Heat's Jimmy Butler can't do it all against Celtics – USA TODAY

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Jimmy Butler scored 41 points in Game 1. Along with nine rebounds, five assists, four steals and three blocks — an incredible performance — that was enough for the Miami Heat.
Butler had 29 points, six rebounds, three assists and a steal in Game 2 and it wasn’t close to enough in the Boston Celtics’ 127-102 victory.
Butler needs help.
The question is simple: Who can provide it?
The answer is complicated against the league’s No.1 defense that has slowed Brooklyn and Kevin Durant, Milwaukee and Giannis Antetokounmpo and now is focused on Butler and a Miami team missing injured point guard Kyle Lowry.
Butler put a lot of Miami’s offensive shortcomings on himself.
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“I have to do a better job of getting everybody else involved, if I’m being brutally honest,” he said after Game 2. “I have to find that fine medium, that fine line in between when to be aggressive and when to make sure that I can get guys open.
“You know, I’ve got to basically do Kyle’s job and make sure guys are in spots where they can be comfortable and be the most successful. That’s on me. I don’t think that’s on Spo (Heat coach Erik Spoelstra). I don’t think that’s on Bam (Adebayo). I think it’s my job, because I got the ball a lot of the times, to make sure that everybody is comfortable and getting the shots that they need to have.”
That’s what Butler should say. There are significant responsibilities and expectations on Butler, who raises his intensity and production in the playoffs.
“He’s got to do whatever we need, and that’s going to be like A to Z on the menu,” Spoelstra said.
Try as he may, Butler can’t do it all.
Getting Lowry back from a strained left hamstring would help Miami’s offense. But the Heat can’t count on that. Hamstring injuries are nuisances that can linger. The encouraging news is that Lowry has been upgraded to questionable for Game 3 on Saturday.
Butler tried to absolve Spoelstra and his teammates. But that’s not feasible at this time of the year, and Spoelstra knows that.
“We just have to figure some things out where we can get to what we want to get to, even though they are trying to take away what we want to get to,” said the two-time championship coach who this season was named one of the 15 greatest of all time.
The Celtics countered Miami’s offense with several defensive attacks. They switched on a lot of pick-and-rolls, sprung unexpected double-teams and traps and kept Adebayo from working out of his favored spots at the foul line’s elbow. Tyler Herro isn’t exempt either. He showed the ability to take Celtics defenders off the dribble and score at the rim, but he couldn’t do it enough and he didn’t couple it with his 3-point shooting.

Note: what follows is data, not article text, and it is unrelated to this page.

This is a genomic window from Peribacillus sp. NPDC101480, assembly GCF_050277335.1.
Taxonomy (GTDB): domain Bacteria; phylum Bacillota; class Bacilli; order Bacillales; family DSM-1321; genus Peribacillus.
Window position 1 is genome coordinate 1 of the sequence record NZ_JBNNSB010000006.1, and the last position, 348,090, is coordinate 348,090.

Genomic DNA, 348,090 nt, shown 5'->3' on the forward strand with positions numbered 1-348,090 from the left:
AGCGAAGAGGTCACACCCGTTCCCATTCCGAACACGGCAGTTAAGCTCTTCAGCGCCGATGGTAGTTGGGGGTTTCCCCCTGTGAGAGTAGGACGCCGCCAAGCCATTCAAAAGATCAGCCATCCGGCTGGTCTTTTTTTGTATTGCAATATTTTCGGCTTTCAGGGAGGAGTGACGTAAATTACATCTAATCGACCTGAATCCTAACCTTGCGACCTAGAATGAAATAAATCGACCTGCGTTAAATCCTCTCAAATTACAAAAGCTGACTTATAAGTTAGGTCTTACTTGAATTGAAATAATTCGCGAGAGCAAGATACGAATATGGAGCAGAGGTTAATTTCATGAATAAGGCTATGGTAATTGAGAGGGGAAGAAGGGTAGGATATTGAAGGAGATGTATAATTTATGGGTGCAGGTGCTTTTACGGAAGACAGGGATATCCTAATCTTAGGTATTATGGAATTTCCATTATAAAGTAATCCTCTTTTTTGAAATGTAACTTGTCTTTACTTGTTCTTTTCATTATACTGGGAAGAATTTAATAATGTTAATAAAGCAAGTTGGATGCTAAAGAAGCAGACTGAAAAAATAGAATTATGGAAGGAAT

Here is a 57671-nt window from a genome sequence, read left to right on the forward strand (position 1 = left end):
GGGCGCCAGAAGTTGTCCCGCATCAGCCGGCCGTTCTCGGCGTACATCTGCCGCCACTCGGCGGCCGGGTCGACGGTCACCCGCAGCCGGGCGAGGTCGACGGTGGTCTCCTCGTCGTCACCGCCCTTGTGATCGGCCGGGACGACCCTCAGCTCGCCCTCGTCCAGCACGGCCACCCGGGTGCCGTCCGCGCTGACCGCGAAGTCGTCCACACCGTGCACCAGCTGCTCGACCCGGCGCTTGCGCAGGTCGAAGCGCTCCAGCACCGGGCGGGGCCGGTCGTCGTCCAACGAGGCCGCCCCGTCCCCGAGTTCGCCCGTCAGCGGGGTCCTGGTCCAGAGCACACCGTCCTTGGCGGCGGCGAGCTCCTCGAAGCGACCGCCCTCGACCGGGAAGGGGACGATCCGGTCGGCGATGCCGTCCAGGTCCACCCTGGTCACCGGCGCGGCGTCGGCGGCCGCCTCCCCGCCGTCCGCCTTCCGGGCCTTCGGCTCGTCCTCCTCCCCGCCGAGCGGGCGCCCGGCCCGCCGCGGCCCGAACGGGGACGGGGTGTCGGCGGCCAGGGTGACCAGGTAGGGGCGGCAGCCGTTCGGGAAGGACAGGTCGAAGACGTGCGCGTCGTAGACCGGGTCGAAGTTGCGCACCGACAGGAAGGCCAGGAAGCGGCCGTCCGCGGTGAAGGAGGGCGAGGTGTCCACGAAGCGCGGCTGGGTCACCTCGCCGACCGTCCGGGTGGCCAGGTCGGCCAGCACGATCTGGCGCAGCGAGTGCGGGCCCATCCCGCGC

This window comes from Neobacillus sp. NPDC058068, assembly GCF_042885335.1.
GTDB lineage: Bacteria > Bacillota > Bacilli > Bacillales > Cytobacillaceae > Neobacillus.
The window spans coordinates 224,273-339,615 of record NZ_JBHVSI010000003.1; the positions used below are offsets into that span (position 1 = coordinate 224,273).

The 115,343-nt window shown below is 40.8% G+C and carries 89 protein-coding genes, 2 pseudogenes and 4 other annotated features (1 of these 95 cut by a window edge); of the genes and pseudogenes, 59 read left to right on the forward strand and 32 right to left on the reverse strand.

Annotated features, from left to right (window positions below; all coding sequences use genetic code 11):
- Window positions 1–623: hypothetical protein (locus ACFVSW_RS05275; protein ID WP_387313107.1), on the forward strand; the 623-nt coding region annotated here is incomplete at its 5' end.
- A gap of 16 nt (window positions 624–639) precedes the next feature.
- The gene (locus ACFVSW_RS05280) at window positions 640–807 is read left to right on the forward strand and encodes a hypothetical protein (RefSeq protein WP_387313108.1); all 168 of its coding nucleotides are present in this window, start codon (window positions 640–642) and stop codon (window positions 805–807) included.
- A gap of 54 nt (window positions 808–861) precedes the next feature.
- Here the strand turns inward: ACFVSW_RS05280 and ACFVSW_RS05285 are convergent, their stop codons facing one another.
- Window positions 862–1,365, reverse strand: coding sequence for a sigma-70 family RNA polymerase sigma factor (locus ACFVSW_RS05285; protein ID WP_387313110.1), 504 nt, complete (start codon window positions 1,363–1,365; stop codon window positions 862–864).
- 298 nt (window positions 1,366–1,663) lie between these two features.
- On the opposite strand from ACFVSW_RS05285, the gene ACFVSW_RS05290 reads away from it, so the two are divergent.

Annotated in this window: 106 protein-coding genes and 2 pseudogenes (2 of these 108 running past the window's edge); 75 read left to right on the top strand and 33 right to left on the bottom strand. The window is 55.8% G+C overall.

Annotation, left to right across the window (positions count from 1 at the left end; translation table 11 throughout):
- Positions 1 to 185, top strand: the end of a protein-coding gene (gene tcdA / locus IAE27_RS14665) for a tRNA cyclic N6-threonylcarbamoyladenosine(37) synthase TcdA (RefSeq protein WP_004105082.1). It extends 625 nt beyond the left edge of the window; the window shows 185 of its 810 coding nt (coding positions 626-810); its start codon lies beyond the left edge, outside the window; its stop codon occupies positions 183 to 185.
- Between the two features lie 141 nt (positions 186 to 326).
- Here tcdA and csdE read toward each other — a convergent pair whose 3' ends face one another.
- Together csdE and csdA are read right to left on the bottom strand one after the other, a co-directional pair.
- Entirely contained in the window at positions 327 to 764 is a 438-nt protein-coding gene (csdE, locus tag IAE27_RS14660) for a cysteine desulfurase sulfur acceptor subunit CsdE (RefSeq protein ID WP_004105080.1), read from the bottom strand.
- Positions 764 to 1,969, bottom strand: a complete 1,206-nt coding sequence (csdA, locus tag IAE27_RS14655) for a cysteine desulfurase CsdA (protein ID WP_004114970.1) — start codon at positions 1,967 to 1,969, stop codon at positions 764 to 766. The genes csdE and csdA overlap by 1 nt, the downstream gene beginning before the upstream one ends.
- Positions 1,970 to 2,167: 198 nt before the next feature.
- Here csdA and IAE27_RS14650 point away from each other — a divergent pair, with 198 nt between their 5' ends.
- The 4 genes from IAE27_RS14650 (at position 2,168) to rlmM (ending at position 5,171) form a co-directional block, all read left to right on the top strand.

After Butler, Adebayo and Herro, Miami needs better offense from Max Strus, Gabe Vincent and P.J. Tucker — the final three also listed as questionable for Saturday’s game.
“I got to look to use my teammates,” Butler said. “They have been there for me all year long and I got to get back to that because whenever they are scoring, whenever they are aggressive, we are a much better team. …
“I’ll watch the film and I promise you, I will figure it out. But I’ll get these guys open.”
Boston’s Marcus Smart (right foot sprain) and Al Horford (COVID health and safety protocols) returned in Game 2 after missing Game 1. Their presence was felt on both ends but especially defensively and in a small-ball lineup with Grant Williams, Jayson Tatum and Jaylen Brown on the court. Their length and versatility allow all five defenders to guard different Heat players.
“We are facing a very good defense, so we have to do things with great detail, with purpose,” Spoelstra said. “They can flatten you out, just like we can flatten teams out. This is the thing about competition. We have two really good defensive teams. When we are at our best, we can make them look a certain way, and they definitely made us look a certain way (in Game 2).”
The Celtics will continue to make offense difficult on the Heat, just as they did on the Nets and the Bucks.
Throughout the playoffs, Butler has lamented that the Heat sometimes let their offensive woes affect their defense. He called it a season-long trend.
“When we’re not making shots, we’re not guarding anybody,” Butler said. “So we need to fix that once again where we worry about defense first. The offense will come.”
The Heat need to end that trend now if they want to win this series because Boston won’t all of sudden stop playing high-level defense.
What Butler, Spoelstra and the Heat come up with (or don’t) in Game 3 will determine the direction of the series.
Follow Jeff Zillgitt on Twitter @JeffZillgitt.


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